Hadfield Time vs.5 percent. This is really more of a test to determine a limiting temperature than it is to determine the creep. c.This test is somewhat reversed from normal creep tests in that a constant stress is applied and the temperature is decreased until the creep rate vanishes. and eight tons per square inch the average creep rate between the 24th and 48th hour must not exceed 5 x 10-5 per hour. d. When a material is subjected to the test as an acceptance test. Four of the more common short time tension creep tests are: a.MTP 5-2-599 31 January 1968 Co~mpression Tests of Metallic Materials at Elevated Temperatures with Conventional or Rapid Heating Rates and Strain Rates. Two thirds of this stress is taken as the safe working stress. but are not considered the best methods for obtaining reliable data for making material selections. adopted in 1945. is an acceptance test for boiler plate normalized from 875 to 925 0 C.This test defines the creep limit as the stress which will produce an average creep rate of l0-5 per hour between the 25th and 35th hour of the test. the permanent deformation after 45 hours is limited tc 0. British Standard 1271 . b.This test is used to determine the stress which will produce an average creep rate of 10-1 per hour between the 24th to 72nd hour of a creep test. Yield Test .5 SHORT TIME TENSION CREEP TESTS These tests have been used to obtain rapid evaluation of different materials. Rohn Test .2 percent. NOTE: None of the short time creep tests discussed in this paragraph are considered adequate for the prediction of long time strength in metals. In a test at 450 0 C. 8430F. C-3 . The total extension should not exceed 0. 2. DVM (German Standard) Test .This test.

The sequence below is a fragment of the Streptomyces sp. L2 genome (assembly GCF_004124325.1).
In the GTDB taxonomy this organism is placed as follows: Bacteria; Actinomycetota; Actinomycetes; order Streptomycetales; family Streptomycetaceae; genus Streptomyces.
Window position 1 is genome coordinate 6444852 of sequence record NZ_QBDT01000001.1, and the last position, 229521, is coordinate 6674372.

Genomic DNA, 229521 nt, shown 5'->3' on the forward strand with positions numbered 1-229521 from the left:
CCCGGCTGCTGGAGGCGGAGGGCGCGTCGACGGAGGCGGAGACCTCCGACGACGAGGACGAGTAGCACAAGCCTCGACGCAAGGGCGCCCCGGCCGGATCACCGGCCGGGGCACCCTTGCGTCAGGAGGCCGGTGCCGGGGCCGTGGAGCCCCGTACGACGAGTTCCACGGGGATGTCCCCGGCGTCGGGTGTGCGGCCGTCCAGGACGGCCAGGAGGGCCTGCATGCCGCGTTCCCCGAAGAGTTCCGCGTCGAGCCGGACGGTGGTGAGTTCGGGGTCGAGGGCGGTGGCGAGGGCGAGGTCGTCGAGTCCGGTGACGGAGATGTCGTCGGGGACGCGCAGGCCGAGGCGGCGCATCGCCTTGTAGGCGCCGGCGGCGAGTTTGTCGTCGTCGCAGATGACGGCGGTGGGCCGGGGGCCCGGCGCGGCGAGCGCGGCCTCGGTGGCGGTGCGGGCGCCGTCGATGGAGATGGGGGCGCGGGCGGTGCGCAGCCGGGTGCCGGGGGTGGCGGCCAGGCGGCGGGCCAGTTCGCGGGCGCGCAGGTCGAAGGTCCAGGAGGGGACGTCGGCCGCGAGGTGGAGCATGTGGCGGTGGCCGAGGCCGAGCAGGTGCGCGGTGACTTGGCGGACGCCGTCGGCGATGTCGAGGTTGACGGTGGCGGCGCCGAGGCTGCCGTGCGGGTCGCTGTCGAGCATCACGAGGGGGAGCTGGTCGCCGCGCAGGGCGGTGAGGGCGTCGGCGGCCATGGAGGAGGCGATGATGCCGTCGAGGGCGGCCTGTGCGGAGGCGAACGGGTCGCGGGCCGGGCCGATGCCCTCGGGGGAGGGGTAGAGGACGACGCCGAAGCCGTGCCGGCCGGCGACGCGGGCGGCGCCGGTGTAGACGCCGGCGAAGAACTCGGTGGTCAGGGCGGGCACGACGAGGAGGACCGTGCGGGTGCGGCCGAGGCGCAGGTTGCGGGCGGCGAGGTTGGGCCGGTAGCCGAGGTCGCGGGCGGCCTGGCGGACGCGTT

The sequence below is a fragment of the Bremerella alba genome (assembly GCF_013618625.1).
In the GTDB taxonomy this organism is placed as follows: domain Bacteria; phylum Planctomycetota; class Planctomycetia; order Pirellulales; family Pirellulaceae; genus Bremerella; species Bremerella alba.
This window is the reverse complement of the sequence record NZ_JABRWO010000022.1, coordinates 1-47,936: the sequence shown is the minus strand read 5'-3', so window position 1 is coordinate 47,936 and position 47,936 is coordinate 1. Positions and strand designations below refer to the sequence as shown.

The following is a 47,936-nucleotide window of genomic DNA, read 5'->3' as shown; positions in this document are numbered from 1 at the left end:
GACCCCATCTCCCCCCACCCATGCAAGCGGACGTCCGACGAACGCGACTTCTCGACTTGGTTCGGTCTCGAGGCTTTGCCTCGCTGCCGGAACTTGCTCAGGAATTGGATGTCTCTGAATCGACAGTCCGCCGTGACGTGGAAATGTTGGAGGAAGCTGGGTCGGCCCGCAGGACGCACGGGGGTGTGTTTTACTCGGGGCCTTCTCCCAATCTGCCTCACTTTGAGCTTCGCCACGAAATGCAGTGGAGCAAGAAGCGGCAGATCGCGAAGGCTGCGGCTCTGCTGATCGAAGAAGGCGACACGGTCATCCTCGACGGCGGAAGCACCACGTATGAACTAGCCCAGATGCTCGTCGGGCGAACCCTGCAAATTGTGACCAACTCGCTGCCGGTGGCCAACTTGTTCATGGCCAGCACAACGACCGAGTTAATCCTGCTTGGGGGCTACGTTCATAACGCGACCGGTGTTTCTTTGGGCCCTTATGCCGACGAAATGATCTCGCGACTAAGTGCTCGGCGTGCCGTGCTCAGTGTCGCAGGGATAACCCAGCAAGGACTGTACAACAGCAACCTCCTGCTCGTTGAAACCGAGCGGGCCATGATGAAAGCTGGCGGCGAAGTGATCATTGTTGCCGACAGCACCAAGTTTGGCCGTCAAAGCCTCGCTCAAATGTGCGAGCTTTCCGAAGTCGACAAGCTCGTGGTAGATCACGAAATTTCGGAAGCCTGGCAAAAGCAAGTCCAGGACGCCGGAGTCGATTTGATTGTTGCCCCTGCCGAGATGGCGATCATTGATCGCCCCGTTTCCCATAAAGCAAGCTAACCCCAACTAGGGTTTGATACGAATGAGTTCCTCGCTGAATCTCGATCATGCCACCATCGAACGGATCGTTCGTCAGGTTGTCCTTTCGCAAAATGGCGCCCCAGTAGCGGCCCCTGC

Elevated temperatures are not a test requirement but the test temperature shall be 73. and which derive their mechanical properties from bonding forces and/or network entanglements between molecules rather than inter-intracrystalline bonding as in metals. The flow mechanism in these compounds.5 ± 20F at a relative humidity of 50 ± 2 percent.MTP 5-2-599 31 January 1968 APPENDIX D CREEP TESTING FOR PLASTICS 1. and ASTM Standards. There are certain physical property measurements associated with creep tests of plastics which are the same as those associated with creep tests of metals. This means that relatively large strains are required to cause anisole response. TIME-FRACTURE AND CREEP TESTS These tests are conducted to determine the ability of rigid plastics to withstand creep and fracture as a result of sustained loads.1 through 2. which display noncrystalline structures. creep rate. these conditions make the mechanical behavior of these materials simpler than the mechanical behavior of crystalline materials. The test discussed in paragraph 2. which is molecular in nature. Instantaneous recovery is the recovery measured as close to the time of load release as possible. Plastics: Method of Testing. and the applicable sections of ASTM D 694-56 (1961). The tests shall be carried to 1000 hours duration using test specimens as prescribed in the Federal Test Method Standard No. recover. The tests discussed in paragraphs 2. but not necessarily pertinent to creep tests of metals are instantaneous creep and instantaneous recovery. and time-to-rupture Measurements pertinent to creep tests of plastics. paragraph 2. Method 1011. they are more nearly isotropic. 2. structures than metals provided they are not fiber impregnated.4 are adapted from Federal Test Method Standard No. GENERAL The term plastics as used in this MTP refers to those materials which are generally organic compounds.5 is adapted from ASTM Standards. 406. The test requirements are outlined in Federal Standard Method No. 406. "Plastics: Methods of Testing". All dimension measurements shall follow the criteria of ASTK D-1o42-51 (1961). depends on the bonding forces and network entanglements. Instantaneous creep is the creep measured as close to the time of load application as possible. These are creep. though heterogeneous. D-1 1063 . In some ways. TYPES OF TESTS 2. Because these materials are noncrystalline.1 TENSION.